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Liangyi Wang
,
Xihui Gu
,
Louise J. Slater
,
Yangchen Lai
,
Xiang Zhang
,
Dongdong Kong
,
Jianyu Liu
, and
Jianfeng Li

Abstract

In July 2021, Typhoon In-Fa (TIF) triggered a significant indirect heavy precipitation event (HPE) in central China and a direct HPE in eastern China. Both these events led to severe disasters. However, the synoptic-scale conditions and the impacts of these HPEs on future estimations of return periods remain poorly understood. Here, we find that the remote HPE that occurred ∼2200 km ahead of TIF over central China was a predecessor rain event (PRE). The PRE unfolded under the equatorward entrance of the upper-level westerly jet. This event, which encouraged divergent and adiabatic outflow in the upper level, subsequently intensified the strength of the upper-level westerly jet. In contrast, the direct HPE in eastern China was due primarily to the long duration and slow movement of TIF. The direct HPE occurred in areas situated less than 200 km from TIF’s center and to the left of TIF’s propagation trajectory. Anomaly analyses reveal favorable thermodynamic and dynamic conditions and abundant atmospheric moisture that sustained TIF’s intensity. A saddle-shaped pressure field in the north of eastern China and peripheral weak steering flow impeded TIF’s movement northward. Hydrologically, the inclusion of these two HPEs in the historical record leads to a decrease in the estimated return periods of similar HPEs. Our findings highlight the potential difficulties that HPEs could introduce for the design of hydraulic engineering infrastructure as well as for the disaster mitigation measures required to alleviate future risk, particularly in central China.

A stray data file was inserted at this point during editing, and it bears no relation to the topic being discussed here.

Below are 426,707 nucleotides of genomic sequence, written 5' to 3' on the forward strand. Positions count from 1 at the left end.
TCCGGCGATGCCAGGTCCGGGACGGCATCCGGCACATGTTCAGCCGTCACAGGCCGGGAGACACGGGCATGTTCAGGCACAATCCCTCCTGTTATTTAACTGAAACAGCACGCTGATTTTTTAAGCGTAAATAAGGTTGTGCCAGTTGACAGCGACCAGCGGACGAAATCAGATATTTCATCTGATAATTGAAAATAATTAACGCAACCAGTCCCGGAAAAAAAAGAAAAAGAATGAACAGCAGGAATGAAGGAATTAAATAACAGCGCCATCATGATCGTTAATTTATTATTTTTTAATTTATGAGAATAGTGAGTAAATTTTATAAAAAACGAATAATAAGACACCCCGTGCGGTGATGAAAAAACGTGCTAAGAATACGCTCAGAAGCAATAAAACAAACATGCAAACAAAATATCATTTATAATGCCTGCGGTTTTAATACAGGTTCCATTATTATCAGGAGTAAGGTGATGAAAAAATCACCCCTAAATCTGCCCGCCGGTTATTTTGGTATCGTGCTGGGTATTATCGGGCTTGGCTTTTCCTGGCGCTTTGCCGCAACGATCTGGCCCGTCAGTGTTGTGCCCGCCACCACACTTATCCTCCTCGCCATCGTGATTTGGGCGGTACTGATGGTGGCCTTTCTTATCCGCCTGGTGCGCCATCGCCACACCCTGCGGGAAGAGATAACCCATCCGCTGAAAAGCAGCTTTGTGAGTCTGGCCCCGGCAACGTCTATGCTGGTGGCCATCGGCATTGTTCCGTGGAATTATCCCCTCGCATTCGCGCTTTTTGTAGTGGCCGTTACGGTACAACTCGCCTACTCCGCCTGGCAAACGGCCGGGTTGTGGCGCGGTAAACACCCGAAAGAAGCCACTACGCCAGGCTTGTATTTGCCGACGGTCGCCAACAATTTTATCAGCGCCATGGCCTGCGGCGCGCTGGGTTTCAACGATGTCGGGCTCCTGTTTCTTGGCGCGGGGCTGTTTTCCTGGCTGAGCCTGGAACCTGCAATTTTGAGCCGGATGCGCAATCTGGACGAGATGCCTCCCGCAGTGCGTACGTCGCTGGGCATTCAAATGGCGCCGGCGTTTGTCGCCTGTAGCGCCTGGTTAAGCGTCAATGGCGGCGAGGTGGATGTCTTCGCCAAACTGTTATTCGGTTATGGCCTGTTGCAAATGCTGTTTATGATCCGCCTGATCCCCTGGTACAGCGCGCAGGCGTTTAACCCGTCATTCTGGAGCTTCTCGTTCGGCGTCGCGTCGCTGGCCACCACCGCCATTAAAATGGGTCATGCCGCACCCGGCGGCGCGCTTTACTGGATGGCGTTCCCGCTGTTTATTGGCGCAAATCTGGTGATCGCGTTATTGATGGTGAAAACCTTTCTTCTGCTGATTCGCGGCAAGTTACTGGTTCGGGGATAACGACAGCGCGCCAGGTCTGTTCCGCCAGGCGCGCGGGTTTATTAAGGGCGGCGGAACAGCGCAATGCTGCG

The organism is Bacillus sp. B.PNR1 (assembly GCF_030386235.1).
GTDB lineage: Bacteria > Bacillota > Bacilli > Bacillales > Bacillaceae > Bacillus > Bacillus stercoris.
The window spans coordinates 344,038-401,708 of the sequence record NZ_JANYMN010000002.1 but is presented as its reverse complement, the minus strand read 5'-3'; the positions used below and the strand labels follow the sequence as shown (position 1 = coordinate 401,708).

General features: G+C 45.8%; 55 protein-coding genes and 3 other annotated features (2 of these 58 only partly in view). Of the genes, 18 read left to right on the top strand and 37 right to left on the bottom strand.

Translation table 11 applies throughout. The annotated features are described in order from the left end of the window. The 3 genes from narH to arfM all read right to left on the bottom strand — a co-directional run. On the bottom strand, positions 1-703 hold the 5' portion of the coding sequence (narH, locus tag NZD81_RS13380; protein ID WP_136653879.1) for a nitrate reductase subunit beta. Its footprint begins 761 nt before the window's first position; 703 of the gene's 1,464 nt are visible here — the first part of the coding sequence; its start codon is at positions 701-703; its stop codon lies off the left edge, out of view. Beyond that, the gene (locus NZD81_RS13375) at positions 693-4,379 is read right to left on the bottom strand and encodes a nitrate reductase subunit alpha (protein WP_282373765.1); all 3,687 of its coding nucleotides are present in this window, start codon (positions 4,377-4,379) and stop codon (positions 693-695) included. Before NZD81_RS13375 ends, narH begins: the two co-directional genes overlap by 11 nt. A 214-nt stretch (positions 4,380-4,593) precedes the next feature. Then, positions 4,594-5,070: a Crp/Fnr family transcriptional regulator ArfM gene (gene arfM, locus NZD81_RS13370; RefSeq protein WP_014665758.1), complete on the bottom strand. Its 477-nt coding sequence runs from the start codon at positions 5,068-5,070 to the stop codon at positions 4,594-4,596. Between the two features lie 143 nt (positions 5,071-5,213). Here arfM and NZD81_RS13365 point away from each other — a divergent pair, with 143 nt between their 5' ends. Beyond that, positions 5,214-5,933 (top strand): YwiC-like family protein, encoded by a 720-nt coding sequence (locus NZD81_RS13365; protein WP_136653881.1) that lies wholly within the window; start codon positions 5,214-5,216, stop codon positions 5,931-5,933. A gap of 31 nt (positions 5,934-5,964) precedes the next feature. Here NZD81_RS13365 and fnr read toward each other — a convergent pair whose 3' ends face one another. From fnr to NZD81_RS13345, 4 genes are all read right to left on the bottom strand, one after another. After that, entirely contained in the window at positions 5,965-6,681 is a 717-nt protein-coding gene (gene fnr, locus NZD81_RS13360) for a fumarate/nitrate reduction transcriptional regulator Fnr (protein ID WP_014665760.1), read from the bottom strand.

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Baoqiang Xiang
,
Shian-Jiann Lin
,
Ming Zhao
,
Shaoqing Zhang
,
Gabriel Vecchi
,
Tim Li
,
Xianan Jiang
,
Lucas Harris
, and
Jan-Huey Chen

Abstract

While tropical cyclone (TC) prediction, in particular TC genesis, remains very challenging, accurate prediction of TCs is critical for timely preparedness and mitigation. Using a new version of the Geophysical Fluid Dynamics Laboratory (GFDL) coupled model, the authors studied the predictability of two destructive landfall TCs: Hurricane Sandy in 2012 and Super Typhoon Haiyan in 2013. Results demonstrate that the geneses of these two TCs are highly predictable with the maximum prediction lead time reaching 11 days. The “beyond weather time scale” predictability of tropical cyclogenesis is primarily attributed to the model’s skillful prediction of the intraseasonal Madden–Julian oscillation (MJO) and the westward propagation of easterly waves. Meanwhile, the landfall location and time can be predicted one week ahead for Sandy’s U.S landfall, and two weeks ahead for Haiyan’s landing in the Philippines. The success in predicting Sandy and Haiyan, together with low false alarms, indicates the potential of using the GFDL coupled model for extended-range predictions of TCs.

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